Since we're already on the subject of films set in abattoirs, have you watched Killer of Sheep lately? Charles Burnett's master's thesis-turned-National Film Registry selection is a movie every afficionado should watch at least once a year - it can only benefit one's appreciation of cinema's singularity to make that effort to stay fluent in Burnett's spellbinding film language. Just as captivating yet somehow even more neglected is his sophomore effort My Brother's Wedding, recently screened as part of BAM's Indie 80's series. These are two films that should have sparked a new movement in American cinema in the late 70's and early 80's. Instead, they lingered in near-obscurity until Milestone Films resurrected both for proper limited theatrical releases in 2007, giving Sheep a miraculous second life and Burnett the opportunity to create a brand new director's cut of Wedding.

Like Sheep, Wedding is set in the Watts district of Los Angeles and follows the earlier film's almost neorealist approach to documenting life in the slums. Although there's more of a plot than in Sheep, it similarly plays out in minor sketches set on lazy afternoons and idle nights. While there's nothing quite like Sheep's shirtless dance to Dinah Washington, there are unexpected flashes of romance such as a married couple's interrupted moment of intimacy when their son returns to the room, and dreamlike digressions along the lines of three unrelated pregnant women who enter a dry cleaners one after another. Echoing the famous scene in Sheep where children leap heedlessly between tall buildings, several of Wedding's vignettes abruptly change from frivolous to dangerous, and vice versa. In one of my favorite moments, two men chasing a junkie who just tried to shoot them with a broken gun are forced to stop and cautiously look both ways before crossing the street and continuing the pursuit. There's a botched heist scene that's played for laughs, even though somebody could have easily been killed. Later, there's a tense hesitation between hellbent Soldier and his father when the former returns home from prison... it seems at first like the reunion will be contentious, then they wrap their arms around each other.*

All this is centered around 30-year-old Pierce, one of cinema's least ambitious and most beleaguered characters. Content to lounge around his parents' dry cleaning business when he's not carrying on with a married woman or getting into trouble with Soldier, he's hassled by his brother's snobby "signifyin'" fiance ("Is he retarded?"), pursued by an underaged admirer, constantly jumped by his fist-happy father and shamed for sloth by his church-going mom. He gets away with general inaction and lack of commitment by asking nothing of anyone around him; he doesn't want anything, gladly allowing his unproductive existence to lapse into the collective indifference of his insular environment. It puts him in a comfortable position to judge others and the things they do, all the better to avoid the kind of upper middle class mobility represented by his lawyer brother and future sister-in-law, who surely isn't misspeaking when she assures Pierce's mother that her beau is sure to be "white" successful one day.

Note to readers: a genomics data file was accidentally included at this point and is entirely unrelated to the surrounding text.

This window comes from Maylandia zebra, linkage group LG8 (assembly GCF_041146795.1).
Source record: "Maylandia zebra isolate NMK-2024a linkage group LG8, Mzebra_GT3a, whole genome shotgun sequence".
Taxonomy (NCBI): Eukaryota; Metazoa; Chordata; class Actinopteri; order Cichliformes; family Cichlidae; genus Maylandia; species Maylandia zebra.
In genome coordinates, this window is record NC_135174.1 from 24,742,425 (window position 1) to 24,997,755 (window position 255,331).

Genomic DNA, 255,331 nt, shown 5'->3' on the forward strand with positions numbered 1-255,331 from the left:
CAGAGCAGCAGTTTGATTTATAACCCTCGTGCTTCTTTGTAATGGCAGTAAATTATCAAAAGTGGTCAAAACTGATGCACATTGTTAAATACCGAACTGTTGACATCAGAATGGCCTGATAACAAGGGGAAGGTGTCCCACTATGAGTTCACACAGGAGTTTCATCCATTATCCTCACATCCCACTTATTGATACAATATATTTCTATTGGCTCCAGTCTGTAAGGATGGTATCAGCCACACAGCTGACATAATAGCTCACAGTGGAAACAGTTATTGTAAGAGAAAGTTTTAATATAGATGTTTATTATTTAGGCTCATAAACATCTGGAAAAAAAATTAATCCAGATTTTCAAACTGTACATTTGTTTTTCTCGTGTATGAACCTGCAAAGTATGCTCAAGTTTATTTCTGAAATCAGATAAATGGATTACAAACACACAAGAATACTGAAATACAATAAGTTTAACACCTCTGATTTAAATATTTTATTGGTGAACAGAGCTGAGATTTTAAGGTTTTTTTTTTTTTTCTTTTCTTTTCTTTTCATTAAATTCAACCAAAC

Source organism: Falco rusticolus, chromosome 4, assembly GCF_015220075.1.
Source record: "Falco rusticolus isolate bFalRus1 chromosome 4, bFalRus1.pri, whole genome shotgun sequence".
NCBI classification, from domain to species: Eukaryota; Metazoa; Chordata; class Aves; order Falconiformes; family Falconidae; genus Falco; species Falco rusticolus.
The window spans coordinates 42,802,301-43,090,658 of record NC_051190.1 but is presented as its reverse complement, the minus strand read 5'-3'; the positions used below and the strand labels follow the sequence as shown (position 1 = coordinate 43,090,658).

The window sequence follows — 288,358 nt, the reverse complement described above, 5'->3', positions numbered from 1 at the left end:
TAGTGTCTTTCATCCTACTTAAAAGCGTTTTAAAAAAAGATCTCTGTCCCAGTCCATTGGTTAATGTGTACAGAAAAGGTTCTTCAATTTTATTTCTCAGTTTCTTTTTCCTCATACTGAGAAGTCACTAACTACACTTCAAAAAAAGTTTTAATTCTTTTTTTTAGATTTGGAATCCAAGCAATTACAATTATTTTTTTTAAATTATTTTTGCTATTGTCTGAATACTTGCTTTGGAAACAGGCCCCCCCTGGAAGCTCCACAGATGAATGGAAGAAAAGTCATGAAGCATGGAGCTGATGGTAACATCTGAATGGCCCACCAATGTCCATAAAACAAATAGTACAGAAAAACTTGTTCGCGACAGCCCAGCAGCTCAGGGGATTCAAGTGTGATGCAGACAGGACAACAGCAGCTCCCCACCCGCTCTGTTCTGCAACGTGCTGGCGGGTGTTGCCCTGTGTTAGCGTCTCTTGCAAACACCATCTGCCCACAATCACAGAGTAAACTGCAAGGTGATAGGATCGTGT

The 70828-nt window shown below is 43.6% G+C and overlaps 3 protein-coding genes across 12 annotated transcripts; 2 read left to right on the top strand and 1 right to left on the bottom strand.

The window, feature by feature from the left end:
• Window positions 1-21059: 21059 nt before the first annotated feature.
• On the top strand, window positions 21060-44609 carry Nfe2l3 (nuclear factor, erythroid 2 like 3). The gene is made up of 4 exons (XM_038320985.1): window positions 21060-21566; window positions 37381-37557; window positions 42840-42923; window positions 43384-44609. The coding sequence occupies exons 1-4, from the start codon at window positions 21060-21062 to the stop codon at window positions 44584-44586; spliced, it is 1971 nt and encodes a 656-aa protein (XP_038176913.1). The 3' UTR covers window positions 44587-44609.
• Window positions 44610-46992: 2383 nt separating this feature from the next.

In the final third of the film, Pierce has to make a choice he can't escape, one that brings all his carefully-planned callousness crashing down. Suddenly, it's not enough to simply not care and remove himself from the clashing cultures on opposite sides of him - he'll be forced into a literal life and death decision. The spiraling implications culiminate in a lengthy long shot of Pierce running towards the camera, confused and directionless, recalling a similar set-up from The Graduate but punctuating an entirely different emotional dilemma. The shot's so important Burnett kept it intact even after removing over 30 minutes from the film almost two decades later for his director's cut.

As to which version should be viewed, the original two-hour cut from 1983 or Burnett's heavily-trimmed 2007 release? As in most cases my response is, why not both? But if you've only got time for one, stick with the 2007 director's cut: a few scenes end abruptly, but not at a disservice to the narrative, and the pace is much tighter. And the shorter running time will make it easier to pair it up with Killer of Sheep for the perfect double feature.

- john cribbs

~ AUGUST 30, 2015 ~
* [ This moment always reminds me so much of Rififi, an inversion of when Tony first sees his girl after getting out of the pen - and that connection further emphasizes how Burnett's work can only be compared to the greatest films ever made. - funderburg ]